Did you ever wonder why "the last porkchops I ate taste like leather"?. Do you ask yourself why "mama won't bake those apple pies"? Do you face "starvation, since I lost my occupation"? If so, you must be listening to the Leaders' rather odd lyrics to the classic "Stormy Weather".
You wouldn't suspect Newport News, Virginia of being a hotbed of R&B activity, but there were many groups from the area. Of course the famous ones were Rudy West and the 5 Keys, the Avalons, and the Chateaus. And there were others, lots of others. One of these, named after a card game, was the Pokenoes, who formed around 1952. The members were Harry Burton (first tenor), Edward "Snipper" Alston (second tenor), Harry's brother, James, (second tenor), James "Buster" Moore (baritone), and Charles Simpson (bass). After the novelty of the name "Pokenoes" wore off, they renamed themselves the 5 Swans.
They were all from the same neighborhood and attended Huntington High School (along with the Chateaus). Sometime in 1953, baritone Ronald Judge replaced Buster Moore; later that year, James Burton went into the service and was replaced by Nelson Shields, Charles Simpson's cousin.
It almost goes without saying that they admired the 5 Keys. Harry Burton lived near the place where the 5 Keys rehearsed. This had several results: they could listen to their idols rehearse, they could pick up pointers from a group that had been around for several years, and, most important, they got to hear all the new songs being practiced, so when the Keys finally recorded them, the 5 Swans were the first group in the neighborhood to be able to sing them at shows. Not all their heroes were groups; while they sang Moonglows, Drifters, and Cardinals songs, they also had an arrangement of Elvis' "Heartbreak Hotel" and Gene & Eunice's "Ko Ko Mo".
Down the street from the local Jefferson Theater, where the 5 Swans competed in many amateur shows, was a clothing store owned by the family of Melvin Nachman, who was studying to be a lawyer. Nachman heard the group and promptly offered to be their manager. Actually, Ike Burton, manager of the 5 Keys (and no relation to Harry), also offered to manage the 5 Swans, but the guys thought he'd be too involved with the Keys to manage them properly. Nachman got them uniforms and arranged for auditions. He even laid out the money to get them a station wagon. However, he really didn't have the know-how and Nelson realizes in looking back that going with Ike Burton would have been a better move.
The 5 Swans did a lot of appearances in the area, including amateur shows. Finally, in late 1954, at the Jefferson Theater, they competed against, and beat, all the other amateur groups in the city. Their prize was a trip to New York, in the Spring of 1955, to appear on the Apollo Theater's Wednesday night Amateur Show. Because their wardrobe consisted of red plaid jackets with pink shirts and pants, MC Leonard Reed made fun of them on stage with "Yup, you're from the South all right!". However, when they launched into their version of the 5 Keys' newly-released "The Verdict", they brought the house down and won the contest. They drove back and forth three more times, winning four weeks in a row.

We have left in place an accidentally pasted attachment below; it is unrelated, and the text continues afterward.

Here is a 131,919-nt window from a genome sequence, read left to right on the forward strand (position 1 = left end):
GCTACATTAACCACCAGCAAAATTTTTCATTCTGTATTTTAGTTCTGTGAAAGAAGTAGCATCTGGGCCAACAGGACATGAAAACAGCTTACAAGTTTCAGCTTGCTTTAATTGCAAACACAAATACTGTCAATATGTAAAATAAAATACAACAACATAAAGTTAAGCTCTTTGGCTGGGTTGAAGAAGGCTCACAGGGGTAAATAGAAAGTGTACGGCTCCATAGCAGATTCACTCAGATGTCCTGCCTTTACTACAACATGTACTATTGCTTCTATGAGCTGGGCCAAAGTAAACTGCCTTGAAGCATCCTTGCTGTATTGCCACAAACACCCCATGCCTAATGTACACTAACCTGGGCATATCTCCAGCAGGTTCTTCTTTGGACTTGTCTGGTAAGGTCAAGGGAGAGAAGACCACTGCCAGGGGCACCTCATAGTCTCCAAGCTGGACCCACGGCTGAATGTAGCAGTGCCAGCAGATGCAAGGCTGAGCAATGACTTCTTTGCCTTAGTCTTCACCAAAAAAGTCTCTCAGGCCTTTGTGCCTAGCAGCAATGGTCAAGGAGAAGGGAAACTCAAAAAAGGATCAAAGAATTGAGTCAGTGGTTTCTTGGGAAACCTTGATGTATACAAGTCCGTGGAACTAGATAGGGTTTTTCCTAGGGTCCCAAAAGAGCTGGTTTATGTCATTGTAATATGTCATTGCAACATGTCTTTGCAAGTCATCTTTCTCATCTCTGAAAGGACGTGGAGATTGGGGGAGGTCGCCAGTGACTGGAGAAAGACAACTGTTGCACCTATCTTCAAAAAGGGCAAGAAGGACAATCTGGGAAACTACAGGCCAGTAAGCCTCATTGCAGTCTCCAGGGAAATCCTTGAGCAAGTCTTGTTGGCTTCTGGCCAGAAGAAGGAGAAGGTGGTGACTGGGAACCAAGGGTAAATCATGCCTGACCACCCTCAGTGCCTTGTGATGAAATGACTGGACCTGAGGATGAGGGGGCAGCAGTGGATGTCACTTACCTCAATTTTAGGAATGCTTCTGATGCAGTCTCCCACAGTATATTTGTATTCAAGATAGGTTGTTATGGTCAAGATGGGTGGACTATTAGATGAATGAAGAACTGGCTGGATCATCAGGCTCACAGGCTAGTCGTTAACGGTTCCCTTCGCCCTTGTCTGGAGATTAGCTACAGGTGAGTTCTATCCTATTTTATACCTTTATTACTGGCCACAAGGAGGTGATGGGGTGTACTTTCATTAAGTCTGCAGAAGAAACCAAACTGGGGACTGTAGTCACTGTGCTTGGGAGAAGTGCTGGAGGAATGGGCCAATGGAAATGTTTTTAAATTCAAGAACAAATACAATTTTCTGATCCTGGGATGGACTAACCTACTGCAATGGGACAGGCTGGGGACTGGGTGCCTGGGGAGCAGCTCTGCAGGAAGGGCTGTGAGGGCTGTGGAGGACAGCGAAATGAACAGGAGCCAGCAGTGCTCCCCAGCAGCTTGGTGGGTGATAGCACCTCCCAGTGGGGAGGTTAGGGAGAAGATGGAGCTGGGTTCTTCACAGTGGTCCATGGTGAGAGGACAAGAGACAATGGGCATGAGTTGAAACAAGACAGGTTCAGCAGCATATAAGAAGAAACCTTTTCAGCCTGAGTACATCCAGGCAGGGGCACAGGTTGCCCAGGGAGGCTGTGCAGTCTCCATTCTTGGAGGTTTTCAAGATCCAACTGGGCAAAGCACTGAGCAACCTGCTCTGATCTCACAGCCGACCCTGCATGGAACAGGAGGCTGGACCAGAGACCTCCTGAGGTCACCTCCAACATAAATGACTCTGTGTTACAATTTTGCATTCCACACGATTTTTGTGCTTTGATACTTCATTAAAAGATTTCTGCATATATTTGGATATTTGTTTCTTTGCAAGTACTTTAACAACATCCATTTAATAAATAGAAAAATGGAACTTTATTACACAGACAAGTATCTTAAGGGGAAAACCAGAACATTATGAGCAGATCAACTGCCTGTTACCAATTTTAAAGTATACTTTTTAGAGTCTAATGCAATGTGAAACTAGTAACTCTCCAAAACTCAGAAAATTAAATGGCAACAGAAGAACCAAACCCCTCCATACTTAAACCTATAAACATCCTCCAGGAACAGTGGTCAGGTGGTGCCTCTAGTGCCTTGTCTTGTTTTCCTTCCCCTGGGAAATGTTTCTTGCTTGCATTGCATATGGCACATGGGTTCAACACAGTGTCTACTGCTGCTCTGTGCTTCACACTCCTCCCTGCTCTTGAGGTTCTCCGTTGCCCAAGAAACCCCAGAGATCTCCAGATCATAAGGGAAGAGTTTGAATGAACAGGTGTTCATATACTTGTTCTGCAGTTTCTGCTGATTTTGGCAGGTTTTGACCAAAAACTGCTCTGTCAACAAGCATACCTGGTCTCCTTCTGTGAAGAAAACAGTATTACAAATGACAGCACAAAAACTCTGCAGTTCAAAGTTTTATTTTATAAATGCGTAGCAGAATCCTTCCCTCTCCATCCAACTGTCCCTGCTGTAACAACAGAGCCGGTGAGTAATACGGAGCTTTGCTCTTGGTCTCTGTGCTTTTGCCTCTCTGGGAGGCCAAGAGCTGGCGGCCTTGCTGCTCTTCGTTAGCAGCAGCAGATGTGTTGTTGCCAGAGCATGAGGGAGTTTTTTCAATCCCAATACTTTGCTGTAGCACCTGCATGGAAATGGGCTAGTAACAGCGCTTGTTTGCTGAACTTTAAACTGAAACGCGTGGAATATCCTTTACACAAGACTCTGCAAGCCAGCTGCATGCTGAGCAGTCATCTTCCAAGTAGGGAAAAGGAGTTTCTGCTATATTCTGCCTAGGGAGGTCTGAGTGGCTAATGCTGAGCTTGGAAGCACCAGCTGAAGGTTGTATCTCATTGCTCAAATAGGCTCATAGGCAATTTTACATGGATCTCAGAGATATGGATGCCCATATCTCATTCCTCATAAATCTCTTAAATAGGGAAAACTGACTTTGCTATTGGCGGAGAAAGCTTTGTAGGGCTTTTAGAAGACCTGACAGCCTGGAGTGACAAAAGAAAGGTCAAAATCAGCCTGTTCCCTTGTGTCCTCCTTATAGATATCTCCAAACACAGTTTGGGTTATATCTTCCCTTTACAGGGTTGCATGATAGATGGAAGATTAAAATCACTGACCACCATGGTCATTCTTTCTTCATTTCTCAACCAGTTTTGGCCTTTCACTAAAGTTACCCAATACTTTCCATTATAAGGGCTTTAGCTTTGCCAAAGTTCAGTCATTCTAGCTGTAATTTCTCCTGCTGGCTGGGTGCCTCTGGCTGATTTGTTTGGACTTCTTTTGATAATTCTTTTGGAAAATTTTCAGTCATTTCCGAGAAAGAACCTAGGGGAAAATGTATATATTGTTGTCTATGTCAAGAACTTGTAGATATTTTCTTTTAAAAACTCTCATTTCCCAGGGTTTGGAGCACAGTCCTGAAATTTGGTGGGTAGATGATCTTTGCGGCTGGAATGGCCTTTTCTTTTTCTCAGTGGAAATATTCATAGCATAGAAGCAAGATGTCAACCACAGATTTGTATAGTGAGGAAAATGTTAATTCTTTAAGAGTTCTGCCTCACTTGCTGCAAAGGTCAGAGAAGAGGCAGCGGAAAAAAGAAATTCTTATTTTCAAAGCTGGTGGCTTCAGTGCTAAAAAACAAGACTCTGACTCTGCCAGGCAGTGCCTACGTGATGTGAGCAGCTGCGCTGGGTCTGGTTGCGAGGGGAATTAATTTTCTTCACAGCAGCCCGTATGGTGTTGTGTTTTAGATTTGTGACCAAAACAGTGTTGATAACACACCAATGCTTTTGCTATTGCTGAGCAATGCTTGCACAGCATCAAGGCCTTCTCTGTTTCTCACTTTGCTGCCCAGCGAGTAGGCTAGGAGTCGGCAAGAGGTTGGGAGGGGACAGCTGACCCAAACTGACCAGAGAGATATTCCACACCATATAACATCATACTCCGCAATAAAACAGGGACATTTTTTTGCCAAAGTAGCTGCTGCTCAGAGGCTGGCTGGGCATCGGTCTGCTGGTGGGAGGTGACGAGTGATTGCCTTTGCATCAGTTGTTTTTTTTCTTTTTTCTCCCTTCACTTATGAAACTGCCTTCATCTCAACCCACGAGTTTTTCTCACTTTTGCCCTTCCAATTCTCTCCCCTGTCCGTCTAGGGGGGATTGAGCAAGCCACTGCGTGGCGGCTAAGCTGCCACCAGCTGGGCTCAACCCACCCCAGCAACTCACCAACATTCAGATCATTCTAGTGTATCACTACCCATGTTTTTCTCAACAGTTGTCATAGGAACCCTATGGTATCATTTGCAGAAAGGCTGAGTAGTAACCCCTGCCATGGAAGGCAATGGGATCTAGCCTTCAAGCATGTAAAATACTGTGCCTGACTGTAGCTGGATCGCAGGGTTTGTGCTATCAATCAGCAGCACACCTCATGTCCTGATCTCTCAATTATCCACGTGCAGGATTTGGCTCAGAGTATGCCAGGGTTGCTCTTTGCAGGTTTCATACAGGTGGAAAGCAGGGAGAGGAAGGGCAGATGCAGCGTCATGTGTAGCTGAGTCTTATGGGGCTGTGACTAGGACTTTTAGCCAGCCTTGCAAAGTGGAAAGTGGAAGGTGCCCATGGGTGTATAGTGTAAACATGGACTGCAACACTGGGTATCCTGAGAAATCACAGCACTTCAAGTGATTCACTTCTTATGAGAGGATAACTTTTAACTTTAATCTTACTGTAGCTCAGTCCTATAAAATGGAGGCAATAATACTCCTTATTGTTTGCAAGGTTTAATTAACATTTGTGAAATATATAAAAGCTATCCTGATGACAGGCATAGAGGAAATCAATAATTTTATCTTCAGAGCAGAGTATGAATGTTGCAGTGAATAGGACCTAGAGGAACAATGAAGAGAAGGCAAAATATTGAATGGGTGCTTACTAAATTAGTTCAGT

The Apollo had one of the toughest audiences in the country for an amateur show. Consequently, winning four weeks in a row was no mean achievement. Their reward was a one-week engagement as regular performers.
Someone told Phil Rose, owner of Glory Records about them, and he arranged for an audition. Liking what he heard, he signed the 5 Swans to a one-year contract. What he didn't like was their name. He knew there were other Swans groups around, including the Swans on Oscar Washington's Ballad label out of St. Louis (who may have been the same Swans that appeared on Rainbow back in 1953) and the Swans on Detroit's Fortune label. Also, no one knew it yet, but the very next year there would be a 5 Swans on Ray Dobard's Music City label. "Swans" seemed to be a very good name for a mid-50s group! Someone suggested that the 5 Swans become the "Leaders", and that was the name that carried the day.
The first session for Glory took place in August 1955, at a studio around 47th Street and 7th Avenue. The nervous kids recorded "Stormy Weather" (led by Harry Burton) and "A Lover Of The Time" (fronted by Ed Alston). According to Nelson Shields, Phil Rose "was mesmerized by 'Stormy Weather'; we put a lot of effort into that song." Phil actually seemed to be partial to bluesy ballads: "We sang hard harmony, like the 5 Keys, the Moonglows and the Drifters. Phil pushed us toward a more bluesy sound."